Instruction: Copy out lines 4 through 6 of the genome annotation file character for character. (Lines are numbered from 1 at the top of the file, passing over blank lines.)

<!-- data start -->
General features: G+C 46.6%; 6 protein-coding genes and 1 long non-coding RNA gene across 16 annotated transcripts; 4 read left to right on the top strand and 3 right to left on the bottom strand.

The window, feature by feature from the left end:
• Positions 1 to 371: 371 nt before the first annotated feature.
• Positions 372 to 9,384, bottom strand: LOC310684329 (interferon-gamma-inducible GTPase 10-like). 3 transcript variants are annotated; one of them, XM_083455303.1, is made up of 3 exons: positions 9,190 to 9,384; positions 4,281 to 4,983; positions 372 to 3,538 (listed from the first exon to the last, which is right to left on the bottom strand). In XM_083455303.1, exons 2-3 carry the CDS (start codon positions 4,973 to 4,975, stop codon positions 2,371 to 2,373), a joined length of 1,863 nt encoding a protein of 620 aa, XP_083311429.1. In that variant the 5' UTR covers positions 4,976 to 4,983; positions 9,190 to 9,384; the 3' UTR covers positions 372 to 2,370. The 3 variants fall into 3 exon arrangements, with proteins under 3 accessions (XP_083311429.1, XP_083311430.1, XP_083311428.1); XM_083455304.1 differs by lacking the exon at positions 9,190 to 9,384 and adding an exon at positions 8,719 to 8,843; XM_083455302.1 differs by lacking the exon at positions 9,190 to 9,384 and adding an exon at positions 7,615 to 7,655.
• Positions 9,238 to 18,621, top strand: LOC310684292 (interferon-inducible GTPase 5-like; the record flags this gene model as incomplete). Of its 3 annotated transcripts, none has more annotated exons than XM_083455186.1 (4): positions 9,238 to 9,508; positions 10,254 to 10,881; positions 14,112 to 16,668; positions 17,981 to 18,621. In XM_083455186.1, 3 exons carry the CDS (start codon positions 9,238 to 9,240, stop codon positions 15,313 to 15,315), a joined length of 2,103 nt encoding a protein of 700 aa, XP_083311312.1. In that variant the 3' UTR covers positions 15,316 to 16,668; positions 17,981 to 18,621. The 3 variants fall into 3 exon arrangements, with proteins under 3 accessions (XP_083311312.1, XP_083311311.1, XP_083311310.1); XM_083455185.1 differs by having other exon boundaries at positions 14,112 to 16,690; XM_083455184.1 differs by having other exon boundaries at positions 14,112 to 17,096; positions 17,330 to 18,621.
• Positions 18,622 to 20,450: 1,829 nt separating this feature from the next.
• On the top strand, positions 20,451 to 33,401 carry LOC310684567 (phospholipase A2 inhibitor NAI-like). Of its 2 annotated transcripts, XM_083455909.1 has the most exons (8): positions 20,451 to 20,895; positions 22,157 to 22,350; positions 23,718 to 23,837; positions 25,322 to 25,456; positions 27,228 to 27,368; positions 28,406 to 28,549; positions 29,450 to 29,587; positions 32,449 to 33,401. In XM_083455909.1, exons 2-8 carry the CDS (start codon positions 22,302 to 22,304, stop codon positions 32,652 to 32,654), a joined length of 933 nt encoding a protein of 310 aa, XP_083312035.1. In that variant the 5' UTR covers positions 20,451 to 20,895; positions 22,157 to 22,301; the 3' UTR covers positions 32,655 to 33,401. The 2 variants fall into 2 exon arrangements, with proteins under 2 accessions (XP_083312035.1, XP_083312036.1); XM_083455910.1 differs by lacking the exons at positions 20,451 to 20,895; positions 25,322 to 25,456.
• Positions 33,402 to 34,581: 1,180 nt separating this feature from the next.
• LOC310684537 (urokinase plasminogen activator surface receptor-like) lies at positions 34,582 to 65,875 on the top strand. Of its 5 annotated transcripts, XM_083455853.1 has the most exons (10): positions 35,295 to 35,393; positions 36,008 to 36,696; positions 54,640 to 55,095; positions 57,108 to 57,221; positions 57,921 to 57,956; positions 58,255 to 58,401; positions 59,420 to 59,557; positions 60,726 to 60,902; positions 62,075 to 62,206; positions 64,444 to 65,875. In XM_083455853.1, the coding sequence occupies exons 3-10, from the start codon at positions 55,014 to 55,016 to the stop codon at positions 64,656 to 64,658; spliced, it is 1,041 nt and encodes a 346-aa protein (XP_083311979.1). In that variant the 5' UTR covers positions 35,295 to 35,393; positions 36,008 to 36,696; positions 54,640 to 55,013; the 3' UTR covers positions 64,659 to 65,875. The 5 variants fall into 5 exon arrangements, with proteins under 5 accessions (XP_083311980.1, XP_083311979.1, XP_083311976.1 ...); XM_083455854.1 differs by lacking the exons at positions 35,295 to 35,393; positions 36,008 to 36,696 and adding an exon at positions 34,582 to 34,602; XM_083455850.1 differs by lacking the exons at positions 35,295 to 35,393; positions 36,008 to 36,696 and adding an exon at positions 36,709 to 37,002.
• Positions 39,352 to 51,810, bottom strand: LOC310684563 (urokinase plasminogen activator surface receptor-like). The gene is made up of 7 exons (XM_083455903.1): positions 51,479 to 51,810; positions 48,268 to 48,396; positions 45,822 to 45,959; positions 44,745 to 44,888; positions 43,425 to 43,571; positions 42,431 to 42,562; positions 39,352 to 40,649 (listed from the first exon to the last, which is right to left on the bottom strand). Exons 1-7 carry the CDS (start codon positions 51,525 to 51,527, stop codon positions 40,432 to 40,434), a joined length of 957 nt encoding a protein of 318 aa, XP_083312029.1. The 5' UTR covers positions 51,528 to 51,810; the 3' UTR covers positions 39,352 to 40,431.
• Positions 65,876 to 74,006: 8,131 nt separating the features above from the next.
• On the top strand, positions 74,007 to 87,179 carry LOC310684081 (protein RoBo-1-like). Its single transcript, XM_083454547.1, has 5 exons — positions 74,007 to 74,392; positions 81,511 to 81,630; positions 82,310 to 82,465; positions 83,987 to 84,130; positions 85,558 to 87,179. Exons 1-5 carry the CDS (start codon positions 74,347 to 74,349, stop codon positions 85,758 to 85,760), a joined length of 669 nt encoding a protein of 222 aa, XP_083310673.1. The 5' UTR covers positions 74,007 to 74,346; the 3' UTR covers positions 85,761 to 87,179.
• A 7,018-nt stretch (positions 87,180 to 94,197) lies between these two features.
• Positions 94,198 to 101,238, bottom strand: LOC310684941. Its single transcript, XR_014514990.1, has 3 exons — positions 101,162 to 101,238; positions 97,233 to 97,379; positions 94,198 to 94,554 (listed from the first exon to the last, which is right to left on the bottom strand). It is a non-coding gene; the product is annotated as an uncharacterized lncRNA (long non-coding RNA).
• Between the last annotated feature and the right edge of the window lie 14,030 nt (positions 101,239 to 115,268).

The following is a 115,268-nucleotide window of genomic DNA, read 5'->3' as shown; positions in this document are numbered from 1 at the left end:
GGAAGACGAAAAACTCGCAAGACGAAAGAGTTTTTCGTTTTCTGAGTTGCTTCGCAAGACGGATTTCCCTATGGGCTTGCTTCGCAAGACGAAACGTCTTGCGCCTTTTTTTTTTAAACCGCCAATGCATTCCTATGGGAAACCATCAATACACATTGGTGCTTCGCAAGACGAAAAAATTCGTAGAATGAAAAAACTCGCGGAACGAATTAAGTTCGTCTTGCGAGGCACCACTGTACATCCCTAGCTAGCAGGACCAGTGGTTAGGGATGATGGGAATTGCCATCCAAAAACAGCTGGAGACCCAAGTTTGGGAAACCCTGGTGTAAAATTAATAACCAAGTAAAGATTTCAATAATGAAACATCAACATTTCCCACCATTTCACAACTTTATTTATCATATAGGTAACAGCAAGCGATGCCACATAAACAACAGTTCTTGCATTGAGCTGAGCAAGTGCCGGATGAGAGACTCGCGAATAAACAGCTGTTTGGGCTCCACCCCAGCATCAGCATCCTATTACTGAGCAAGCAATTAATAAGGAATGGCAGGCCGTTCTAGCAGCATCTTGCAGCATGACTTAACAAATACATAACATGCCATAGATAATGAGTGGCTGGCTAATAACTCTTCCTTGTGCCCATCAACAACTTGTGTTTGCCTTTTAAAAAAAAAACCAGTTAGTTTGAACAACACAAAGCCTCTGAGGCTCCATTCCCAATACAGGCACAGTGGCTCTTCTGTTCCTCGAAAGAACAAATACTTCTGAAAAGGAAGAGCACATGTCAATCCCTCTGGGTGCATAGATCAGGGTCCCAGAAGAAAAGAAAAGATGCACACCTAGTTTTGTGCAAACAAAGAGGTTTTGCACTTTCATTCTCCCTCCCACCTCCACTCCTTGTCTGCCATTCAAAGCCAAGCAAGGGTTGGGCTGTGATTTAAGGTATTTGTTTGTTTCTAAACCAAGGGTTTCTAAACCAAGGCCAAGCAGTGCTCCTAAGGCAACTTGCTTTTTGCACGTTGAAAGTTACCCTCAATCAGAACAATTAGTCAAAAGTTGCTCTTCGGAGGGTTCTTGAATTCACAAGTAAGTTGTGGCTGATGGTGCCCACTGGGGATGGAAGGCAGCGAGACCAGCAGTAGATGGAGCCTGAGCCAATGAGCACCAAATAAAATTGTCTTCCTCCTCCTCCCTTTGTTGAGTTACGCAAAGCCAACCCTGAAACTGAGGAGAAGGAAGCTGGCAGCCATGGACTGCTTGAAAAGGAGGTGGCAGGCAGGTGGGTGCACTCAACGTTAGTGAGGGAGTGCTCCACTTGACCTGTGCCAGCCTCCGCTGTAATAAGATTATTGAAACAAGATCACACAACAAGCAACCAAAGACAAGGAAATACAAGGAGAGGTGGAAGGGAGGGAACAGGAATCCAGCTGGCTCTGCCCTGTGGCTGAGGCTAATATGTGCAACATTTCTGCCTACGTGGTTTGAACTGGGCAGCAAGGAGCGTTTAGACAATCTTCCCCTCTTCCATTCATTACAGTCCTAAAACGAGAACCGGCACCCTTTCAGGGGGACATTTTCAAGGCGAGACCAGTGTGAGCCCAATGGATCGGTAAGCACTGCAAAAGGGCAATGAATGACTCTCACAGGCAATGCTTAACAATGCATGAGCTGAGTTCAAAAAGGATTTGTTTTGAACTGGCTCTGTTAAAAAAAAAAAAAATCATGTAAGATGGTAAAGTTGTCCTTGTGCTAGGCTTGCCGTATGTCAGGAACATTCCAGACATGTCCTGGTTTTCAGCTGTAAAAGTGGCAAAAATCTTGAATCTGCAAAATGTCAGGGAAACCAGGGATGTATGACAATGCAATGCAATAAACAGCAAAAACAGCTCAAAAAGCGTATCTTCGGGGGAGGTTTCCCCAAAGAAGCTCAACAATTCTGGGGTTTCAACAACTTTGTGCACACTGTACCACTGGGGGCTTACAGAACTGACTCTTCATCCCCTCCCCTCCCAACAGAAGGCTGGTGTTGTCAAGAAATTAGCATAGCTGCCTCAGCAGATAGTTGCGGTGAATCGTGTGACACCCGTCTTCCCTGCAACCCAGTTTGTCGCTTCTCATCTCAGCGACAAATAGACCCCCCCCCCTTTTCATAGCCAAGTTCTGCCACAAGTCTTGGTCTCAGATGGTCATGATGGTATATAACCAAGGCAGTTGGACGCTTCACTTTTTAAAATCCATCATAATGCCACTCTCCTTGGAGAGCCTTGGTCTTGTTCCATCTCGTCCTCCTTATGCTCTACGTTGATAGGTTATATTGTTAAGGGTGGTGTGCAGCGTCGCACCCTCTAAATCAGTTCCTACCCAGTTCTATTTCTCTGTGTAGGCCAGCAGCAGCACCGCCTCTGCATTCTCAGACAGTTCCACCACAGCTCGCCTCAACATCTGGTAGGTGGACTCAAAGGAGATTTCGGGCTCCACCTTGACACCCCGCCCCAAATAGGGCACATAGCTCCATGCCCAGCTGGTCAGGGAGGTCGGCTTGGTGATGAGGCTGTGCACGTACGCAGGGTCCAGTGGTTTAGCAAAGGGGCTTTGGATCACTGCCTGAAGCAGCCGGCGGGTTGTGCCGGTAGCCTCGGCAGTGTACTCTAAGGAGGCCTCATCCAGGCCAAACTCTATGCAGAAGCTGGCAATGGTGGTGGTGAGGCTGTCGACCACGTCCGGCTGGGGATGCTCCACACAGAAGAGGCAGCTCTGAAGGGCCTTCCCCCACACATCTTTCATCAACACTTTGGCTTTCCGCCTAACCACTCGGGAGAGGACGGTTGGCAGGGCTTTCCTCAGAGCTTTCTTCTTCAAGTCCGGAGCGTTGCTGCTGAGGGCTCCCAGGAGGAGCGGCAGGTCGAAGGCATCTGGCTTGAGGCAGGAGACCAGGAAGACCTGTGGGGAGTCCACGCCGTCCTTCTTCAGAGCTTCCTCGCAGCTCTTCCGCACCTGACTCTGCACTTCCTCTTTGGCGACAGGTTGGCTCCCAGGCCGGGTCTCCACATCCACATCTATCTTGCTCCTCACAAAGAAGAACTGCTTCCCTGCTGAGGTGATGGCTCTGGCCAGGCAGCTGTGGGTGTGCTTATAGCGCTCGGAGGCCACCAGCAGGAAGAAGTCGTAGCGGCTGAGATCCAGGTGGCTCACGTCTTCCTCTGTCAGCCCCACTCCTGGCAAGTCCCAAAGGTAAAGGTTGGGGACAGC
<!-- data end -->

• Positions 372 to 9,384, bottom strand: LOC310684329 (interferon-gamma-inducible GTPase 10-like). 3 transcript variants are annotated; one of them, XM_083455303.1, is made up of 3 exons: positions 9,190 to 9,384; positions 4,281 to 4,983; positions 372 to 3,538 (listed from the first exon to the last, which is right to left on the bottom strand). In XM_083455303.1, exons 2-3 carry the CDS (start codon positions 4,973 to 4,975, stop codon positions 2,371 to 2,373), a joined length of 1,863 nt encoding a protein of 620 aa, XP_083311429.1. In that variant the 5' UTR covers positions 4,976 to 4,983; positions 9,190 to 9,384; the 3' UTR covers positions 372 to 2,370. The 3 variants fall into 3 exon arrangements, with proteins under 3 accessions (XP_083311429.1, XP_083311430.1, XP_083311428.1); XM_083455304.1 differs by lacking the exon at positions 9,190 to 9,384 and adding an exon at positions 8,719 to 8,843; XM_083455302.1 differs by lacking the exon at positions 9,190 to 9,384 and adding an exon at positions 7,615 to 7,655.
• Positions 9,238 to 18,621, top strand: LOC310684292 (interferon-inducible GTPase 5-like; the record flags this gene model as incomplete). Of its 3 annotated transcripts, none has more annotated exons than XM_083455186.1 (4): positions 9,238 to 9,508; positions 10,254 to 10,881; positions 14,112 to 16,668; positions 17,981 to 18,621. In XM_083455186.1, 3 exons carry the CDS (start codon positions 9,238 to 9,240, stop codon positions 15,313 to 15,315), a joined length of 2,103 nt encoding a protein of 700 aa, XP_083311312.1. In that variant the 3' UTR covers positions 15,316 to 16,668; positions 17,981 to 18,621. The 3 variants fall into 3 exon arrangements, with proteins under 3 accessions (XP_083311312.1, XP_083311311.1, XP_083311310.1); XM_083455185.1 differs by having other exon boundaries at positions 14,112 to 16,690; XM_083455184.1 differs by having other exon boundaries at positions 14,112 to 17,096; positions 17,330 to 18,621.
• Positions 18,622 to 20,450: 1,829 nt separating this feature from the next.